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The Netflix tax. Really, NZ retailers? Really?

  • Opinion
  • August 26, 2015
The Netflix tax. Really, NZ retailers? Really?

Much has been made recently of the so-called “Netflix Tax”, adding GST to overseas purchases made online to “make it fairer to NZ retailers”. And we all go “Waaaa, won’t somebody think of the children” whilst some dinosaurs rub their hands with glee.

I call shenanigans.

Those that follow NBR, and are on Twitter, may have read Chris Keall’s recent post. Yes, I agree with many of things he said, but some - such as same-day delivery - simply are a little unobtainable in NZ at the moment.
 

For me personally, it’s generally not about the price.It’s about choice and selection. And good old fashioned service.
 

New Zealand is still a market dominated by wholesalers, who quite rightfully want to control their patch. And their years of structured buying and getting into New Zealand what sells in volume has worked in the past.

Not any more. If I want a sparkly pink case for my iPad, goddamnit, that’s what I’m going to get! Be damned if The Warehouse or Vodafone or Noel Leeming et al in their relationship with a vendor won’t carry one in their carefully planogrammed slatwall panel.

I used to work in the shoe industry, where quite frankly if you were larger than a men’s size 13 or a women’s size 41… you were a pain in the arse. I once worked for a company in Australia where we sold ladies’ size 44. Those who wore that size loved me, to the point where I’d get hugged by middle aged ladies in the middle of the shop.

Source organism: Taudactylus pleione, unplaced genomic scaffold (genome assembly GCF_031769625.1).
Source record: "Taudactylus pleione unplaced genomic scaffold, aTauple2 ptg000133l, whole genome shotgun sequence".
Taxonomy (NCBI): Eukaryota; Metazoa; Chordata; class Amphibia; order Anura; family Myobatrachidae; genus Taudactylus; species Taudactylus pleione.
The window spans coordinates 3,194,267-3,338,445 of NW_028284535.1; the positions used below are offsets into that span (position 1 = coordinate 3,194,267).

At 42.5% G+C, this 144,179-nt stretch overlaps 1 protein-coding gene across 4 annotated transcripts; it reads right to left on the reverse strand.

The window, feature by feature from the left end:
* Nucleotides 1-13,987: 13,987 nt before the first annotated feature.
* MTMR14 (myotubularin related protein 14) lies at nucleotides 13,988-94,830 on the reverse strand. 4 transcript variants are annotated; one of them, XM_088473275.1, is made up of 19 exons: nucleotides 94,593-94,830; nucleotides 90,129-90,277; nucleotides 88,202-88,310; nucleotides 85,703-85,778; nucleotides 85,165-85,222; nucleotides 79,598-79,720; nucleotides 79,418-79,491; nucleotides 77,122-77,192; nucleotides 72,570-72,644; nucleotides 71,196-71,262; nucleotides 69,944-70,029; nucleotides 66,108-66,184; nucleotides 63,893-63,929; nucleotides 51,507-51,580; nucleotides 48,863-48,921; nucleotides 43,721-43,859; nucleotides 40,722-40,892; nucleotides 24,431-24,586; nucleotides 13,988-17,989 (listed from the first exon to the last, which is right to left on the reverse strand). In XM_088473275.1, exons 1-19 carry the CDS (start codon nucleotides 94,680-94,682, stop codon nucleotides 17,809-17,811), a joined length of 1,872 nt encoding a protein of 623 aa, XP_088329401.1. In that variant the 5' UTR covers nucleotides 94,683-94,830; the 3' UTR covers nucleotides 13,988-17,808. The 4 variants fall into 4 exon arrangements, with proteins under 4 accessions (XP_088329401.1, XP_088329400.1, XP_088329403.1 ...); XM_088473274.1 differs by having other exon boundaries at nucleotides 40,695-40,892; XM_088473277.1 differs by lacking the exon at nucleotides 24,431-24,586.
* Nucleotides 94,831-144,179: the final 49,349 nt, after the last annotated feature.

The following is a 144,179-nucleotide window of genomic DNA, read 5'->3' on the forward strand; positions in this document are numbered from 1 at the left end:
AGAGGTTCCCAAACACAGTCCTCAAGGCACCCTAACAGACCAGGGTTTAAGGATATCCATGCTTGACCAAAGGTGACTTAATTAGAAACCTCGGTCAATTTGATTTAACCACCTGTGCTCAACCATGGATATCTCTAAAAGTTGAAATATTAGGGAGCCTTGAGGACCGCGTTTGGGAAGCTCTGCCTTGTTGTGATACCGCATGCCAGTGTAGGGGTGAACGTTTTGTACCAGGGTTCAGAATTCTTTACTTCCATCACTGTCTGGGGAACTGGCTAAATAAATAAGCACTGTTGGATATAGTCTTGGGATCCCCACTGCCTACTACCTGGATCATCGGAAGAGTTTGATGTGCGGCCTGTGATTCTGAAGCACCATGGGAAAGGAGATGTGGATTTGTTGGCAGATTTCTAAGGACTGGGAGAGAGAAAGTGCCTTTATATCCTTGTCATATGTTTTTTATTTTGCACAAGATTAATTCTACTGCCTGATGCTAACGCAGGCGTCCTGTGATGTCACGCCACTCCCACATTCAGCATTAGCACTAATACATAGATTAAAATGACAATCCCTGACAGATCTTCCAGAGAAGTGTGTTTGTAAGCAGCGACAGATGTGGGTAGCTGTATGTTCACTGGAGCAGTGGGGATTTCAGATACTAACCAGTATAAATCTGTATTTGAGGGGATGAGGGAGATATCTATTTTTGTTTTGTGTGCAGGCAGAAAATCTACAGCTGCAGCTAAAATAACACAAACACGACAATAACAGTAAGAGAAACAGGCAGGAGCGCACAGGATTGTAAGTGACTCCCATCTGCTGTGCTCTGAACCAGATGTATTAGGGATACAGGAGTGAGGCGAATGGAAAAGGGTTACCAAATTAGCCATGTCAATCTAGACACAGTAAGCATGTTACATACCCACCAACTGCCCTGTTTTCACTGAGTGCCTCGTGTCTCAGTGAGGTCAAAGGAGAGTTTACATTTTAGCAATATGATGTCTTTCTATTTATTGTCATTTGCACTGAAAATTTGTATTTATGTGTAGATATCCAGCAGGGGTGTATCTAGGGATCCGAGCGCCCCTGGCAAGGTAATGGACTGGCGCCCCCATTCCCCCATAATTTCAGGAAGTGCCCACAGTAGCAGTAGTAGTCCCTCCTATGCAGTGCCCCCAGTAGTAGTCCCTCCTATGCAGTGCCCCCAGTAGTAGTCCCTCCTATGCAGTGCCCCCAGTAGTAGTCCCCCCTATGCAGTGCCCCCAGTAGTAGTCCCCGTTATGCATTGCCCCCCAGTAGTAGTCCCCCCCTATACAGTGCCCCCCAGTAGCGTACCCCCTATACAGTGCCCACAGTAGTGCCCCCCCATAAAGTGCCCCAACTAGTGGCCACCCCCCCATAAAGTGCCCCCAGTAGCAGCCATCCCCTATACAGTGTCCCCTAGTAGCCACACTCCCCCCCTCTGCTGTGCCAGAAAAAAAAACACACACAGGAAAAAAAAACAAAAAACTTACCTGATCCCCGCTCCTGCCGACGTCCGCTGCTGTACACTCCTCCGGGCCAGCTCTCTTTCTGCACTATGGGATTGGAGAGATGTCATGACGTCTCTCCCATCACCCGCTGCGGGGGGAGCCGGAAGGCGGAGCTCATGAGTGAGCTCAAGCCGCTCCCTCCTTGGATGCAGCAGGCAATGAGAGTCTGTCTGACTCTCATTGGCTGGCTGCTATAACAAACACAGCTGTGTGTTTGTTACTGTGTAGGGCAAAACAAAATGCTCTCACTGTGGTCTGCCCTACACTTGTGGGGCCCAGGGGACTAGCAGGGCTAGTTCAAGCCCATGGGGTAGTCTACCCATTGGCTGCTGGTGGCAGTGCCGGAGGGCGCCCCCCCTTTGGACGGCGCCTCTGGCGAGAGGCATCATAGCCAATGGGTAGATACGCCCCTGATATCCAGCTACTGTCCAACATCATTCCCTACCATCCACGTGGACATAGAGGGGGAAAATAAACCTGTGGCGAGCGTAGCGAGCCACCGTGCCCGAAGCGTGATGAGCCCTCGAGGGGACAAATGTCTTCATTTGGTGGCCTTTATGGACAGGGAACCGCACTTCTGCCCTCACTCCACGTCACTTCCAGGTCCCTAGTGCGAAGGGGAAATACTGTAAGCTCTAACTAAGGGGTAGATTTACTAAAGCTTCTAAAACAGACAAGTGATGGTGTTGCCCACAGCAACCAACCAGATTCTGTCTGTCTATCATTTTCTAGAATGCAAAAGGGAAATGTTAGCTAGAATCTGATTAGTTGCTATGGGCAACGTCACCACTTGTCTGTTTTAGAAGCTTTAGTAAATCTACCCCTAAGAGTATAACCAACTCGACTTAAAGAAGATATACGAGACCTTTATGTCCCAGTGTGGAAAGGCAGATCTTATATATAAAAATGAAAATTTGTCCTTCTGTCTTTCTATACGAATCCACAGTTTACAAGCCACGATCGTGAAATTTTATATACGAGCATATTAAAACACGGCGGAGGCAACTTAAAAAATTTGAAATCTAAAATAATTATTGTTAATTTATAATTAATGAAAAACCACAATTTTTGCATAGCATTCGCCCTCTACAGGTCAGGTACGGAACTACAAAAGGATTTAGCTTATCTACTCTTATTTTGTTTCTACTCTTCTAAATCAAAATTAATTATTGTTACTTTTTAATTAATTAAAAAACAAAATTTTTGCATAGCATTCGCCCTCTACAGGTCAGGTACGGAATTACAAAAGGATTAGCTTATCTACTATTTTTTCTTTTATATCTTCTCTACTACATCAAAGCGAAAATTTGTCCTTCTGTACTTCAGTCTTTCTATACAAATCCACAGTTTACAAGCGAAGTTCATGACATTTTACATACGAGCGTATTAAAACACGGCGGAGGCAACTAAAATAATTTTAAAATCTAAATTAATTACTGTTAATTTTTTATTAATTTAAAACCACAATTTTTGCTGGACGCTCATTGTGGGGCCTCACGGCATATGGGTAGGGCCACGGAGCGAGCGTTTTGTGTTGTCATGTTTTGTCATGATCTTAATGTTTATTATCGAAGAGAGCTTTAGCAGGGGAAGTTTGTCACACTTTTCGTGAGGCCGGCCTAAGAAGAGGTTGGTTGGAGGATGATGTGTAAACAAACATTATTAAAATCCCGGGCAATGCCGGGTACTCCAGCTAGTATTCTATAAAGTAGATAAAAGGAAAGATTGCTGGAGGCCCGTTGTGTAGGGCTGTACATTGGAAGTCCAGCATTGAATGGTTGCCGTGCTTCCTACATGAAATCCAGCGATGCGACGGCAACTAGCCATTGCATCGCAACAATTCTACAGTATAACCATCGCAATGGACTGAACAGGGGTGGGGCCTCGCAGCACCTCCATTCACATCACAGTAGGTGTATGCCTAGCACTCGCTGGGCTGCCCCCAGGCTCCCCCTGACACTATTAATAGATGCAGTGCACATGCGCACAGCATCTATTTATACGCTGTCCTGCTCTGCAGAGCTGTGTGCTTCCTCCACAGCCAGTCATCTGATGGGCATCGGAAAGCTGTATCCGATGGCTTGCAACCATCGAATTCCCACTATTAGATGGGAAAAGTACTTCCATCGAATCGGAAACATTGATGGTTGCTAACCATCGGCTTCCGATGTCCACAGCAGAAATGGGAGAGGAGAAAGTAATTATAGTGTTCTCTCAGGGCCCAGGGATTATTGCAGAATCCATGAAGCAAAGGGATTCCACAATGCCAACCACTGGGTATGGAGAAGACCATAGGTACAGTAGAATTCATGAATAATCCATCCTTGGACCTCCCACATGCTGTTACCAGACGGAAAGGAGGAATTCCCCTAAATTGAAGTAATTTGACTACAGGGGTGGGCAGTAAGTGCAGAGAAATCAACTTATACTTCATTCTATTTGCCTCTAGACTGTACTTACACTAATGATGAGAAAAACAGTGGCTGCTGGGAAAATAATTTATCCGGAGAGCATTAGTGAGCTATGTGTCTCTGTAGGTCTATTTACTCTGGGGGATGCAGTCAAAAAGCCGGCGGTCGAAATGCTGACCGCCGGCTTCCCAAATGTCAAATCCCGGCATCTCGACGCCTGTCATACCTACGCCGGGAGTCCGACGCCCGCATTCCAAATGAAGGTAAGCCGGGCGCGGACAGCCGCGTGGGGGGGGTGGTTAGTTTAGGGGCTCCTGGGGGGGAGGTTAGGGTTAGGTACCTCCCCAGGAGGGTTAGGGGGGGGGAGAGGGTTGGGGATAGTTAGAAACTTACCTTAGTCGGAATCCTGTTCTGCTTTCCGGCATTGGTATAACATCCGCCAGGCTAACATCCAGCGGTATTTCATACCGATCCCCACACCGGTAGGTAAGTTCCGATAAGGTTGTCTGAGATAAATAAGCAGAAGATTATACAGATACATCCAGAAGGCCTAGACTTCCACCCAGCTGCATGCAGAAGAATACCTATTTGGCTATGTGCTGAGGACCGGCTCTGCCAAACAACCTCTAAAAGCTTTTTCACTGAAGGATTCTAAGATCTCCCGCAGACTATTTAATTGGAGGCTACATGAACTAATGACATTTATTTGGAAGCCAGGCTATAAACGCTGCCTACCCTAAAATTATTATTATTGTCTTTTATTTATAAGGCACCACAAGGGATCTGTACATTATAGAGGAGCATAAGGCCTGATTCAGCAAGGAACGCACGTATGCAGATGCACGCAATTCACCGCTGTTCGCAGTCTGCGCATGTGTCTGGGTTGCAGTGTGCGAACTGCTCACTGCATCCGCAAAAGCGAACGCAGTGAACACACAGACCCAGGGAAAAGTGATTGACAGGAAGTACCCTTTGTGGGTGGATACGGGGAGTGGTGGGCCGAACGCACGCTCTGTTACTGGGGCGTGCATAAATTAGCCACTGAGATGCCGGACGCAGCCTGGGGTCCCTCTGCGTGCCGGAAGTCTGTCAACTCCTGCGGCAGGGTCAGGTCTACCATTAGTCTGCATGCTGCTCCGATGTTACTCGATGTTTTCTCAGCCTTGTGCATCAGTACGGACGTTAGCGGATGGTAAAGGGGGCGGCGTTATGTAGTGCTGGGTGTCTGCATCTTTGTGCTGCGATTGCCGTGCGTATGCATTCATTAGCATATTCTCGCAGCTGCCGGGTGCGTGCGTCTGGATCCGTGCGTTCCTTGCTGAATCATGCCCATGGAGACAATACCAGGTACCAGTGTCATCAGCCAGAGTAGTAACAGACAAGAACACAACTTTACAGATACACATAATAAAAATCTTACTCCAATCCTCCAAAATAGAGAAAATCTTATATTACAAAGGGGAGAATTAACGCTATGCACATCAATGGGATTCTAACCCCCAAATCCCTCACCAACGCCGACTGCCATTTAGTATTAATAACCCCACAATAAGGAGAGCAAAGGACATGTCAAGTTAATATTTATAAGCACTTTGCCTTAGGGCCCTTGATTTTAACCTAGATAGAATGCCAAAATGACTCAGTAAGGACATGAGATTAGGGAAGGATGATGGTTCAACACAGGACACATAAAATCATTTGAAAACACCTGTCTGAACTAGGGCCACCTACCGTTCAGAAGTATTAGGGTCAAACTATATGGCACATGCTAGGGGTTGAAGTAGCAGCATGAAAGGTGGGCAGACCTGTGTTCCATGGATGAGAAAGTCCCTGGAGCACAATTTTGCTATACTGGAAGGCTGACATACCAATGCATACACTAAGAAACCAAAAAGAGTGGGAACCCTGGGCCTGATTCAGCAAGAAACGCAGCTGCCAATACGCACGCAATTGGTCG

Cue… the internet. Now, I have good friends that gladly shop in overseas online stores to get their size 15 shoes. Delivered in less than a week sometimes to their door. Done and done. And honestly, they don’t mind the price. Which is often on par with NZ prices. To paraphrase my friend: “It used to be when I shopped, I’d pick the one out of the two available that I hated the least.”

When it comes to my day job, I had the task of sourcing some custom printed product. On Wednesday night I jumped on Alibaba. I put out a quote request for what I wanted. On Thursday I had over 30 quotes in my inbox. After three different Skype conversations, I had finalised artwork and quantities. That night, I paid via Paypal. One hour later I was sent a photo of the customer service rep showing a sample in her hands, to save me spending $44 on a sample to be sent to NZ. (This was at her insistence!)

On Monday, I had the full quantity of product. From China. So it had travelled fast! For half the price it would cost me in NZ. Now, you may say I’m destroying jobs etc. Shop local. Support NZ. But this wasn’t about the price.
 

Yes, I can get the same thing from a few NZ websites. However, they do the same thing I did. And charge me double. Yet operate under the guise of being a “NZ company”. Bollocks.

A few points to come out of this were:

The follow-up from the quote requests I sent were amazing. Nicely crafted emails, a couple of phone calls and about 10 Skype messages. Contrast this with the NZ companies (which I had emailed two days before). I got two lacklustre emails, and one basic phone message. And I’m still getting friendly emails from the Chinese suppliers with just nice follow ups, product suggestions for next time etc.

But I digress. This isn’t a level playing field.

We aren’t playing with the same racquets or sticks. Or boots. Or even balls.